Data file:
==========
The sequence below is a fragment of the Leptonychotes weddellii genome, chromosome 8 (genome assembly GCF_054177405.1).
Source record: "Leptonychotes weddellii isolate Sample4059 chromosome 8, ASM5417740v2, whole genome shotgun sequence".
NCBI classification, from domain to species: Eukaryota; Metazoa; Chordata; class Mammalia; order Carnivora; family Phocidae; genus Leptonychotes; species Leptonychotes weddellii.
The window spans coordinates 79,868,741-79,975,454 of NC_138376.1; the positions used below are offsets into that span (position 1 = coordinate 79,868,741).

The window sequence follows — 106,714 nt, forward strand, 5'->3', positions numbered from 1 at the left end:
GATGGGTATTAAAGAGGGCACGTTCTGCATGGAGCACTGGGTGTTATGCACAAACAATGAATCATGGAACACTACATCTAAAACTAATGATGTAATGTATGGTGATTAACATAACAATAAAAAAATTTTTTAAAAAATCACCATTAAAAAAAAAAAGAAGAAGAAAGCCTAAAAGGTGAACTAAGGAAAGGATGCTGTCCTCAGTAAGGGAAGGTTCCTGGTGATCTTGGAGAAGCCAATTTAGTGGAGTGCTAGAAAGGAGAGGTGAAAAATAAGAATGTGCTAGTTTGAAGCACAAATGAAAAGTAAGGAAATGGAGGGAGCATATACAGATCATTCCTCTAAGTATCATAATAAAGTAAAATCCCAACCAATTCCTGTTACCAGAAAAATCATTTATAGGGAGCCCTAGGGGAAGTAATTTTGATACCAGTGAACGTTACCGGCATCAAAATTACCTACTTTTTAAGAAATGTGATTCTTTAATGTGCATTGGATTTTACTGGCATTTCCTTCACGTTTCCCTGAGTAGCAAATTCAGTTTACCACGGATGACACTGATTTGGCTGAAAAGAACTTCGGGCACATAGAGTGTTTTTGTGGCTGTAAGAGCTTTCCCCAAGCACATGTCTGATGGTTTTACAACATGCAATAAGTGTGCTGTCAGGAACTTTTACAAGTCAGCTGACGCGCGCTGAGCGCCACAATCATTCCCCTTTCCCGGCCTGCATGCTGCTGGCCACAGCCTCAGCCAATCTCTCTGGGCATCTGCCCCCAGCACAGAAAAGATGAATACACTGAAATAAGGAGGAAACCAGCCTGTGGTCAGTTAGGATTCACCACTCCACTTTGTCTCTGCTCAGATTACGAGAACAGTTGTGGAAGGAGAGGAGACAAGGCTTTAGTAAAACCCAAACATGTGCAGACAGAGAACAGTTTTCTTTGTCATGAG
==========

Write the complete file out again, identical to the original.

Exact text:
The sequence below is a fragment of the Leptonychotes weddellii genome, chromosome 8 (genome assembly GCF_054177405.1).
Source record: "Leptonychotes weddellii isolate Sample4059 chromosome 8, ASM5417740v2, whole genome shotgun sequence".
NCBI classification, from domain to species: Eukaryota; Metazoa; Chordata; class Mammalia; order Carnivora; family Phocidae; genus Leptonychotes; species Leptonychotes weddellii.
The window spans coordinates 79,868,741-79,975,454 of NC_138376.1; the positions used below are offsets into that span (position 1 = coordinate 79,868,741).

The window sequence follows — 106,714 nt, forward strand, 5'->3', positions numbered from 1 at the left end:
GATGGGTATTAAAGAGGGCACGTTCTGCATGGAGCACTGGGTGTTATGCACAAACAATGAATCATGGAACACTACATCTAAAACTAATGATGTAATGTATGGTGATTAACATAACAATAAAAAAATTTTTTAAAAAATCACCATTAAAAAAAAAAAGAAGAAGAAAGCCTAAAAGGTGAACTAAGGAAAGGATGCTGTCCTCAGTAAGGGAAGGTTCCTGGTGATCTTGGAGAAGCCAATTTAGTGGAGTGCTAGAAAGGAGAGGTGAAAAATAAGAATGTGCTAGTTTGAAGCACAAATGAAAAGTAAGGAAATGGAGGGAGCATATACAGATCATTCCTCTAAGTATCATAATAAAGTAAAATCCCAACCAATTCCTGTTACCAGAAAAATCATTTATAGGGAGCCCTAGGGGAAGTAATTTTGATACCAGTGAACGTTACCGGCATCAAAATTACCTACTTTTTAAGAAATGTGATTCTTTAATGTGCATTGGATTTTACTGGCATTTCCTTCACGTTTCCCTGAGTAGCAAATTCAGTTTACCACGGATGACACTGATTTGGCTGAAAAGAACTTCGGGCACATAGAGTGTTTTTGTGGCTGTAAGAGCTTTCCCCAAGCACATGTCTGATGGTTTTACAACATGCAATAAGTGTGCTGTCAGGAACTTTTACAAGTCAGCTGACGCGCGCTGAGCGCCACAATCATTCCCCTTTCCCGGCCTGCATGCTGCTGGCCACAGCCTCAGCCAATCTCTCTGGGCATCTGCCCCCAGCACAGAAAAGATGAATACACTGAAATAAGGAGGAAACCAGCCTGTGGTCAGTTAGGATTCACCACTCCACTTTGTCTCTGCTCAGATTACGAGAACAGTTGTGGAAGGAGAGGAGACAAGGCTTTAGTAAAACCCAAACATGTGCAGACAGAGAACAGTTTTCTTTGTCATGAG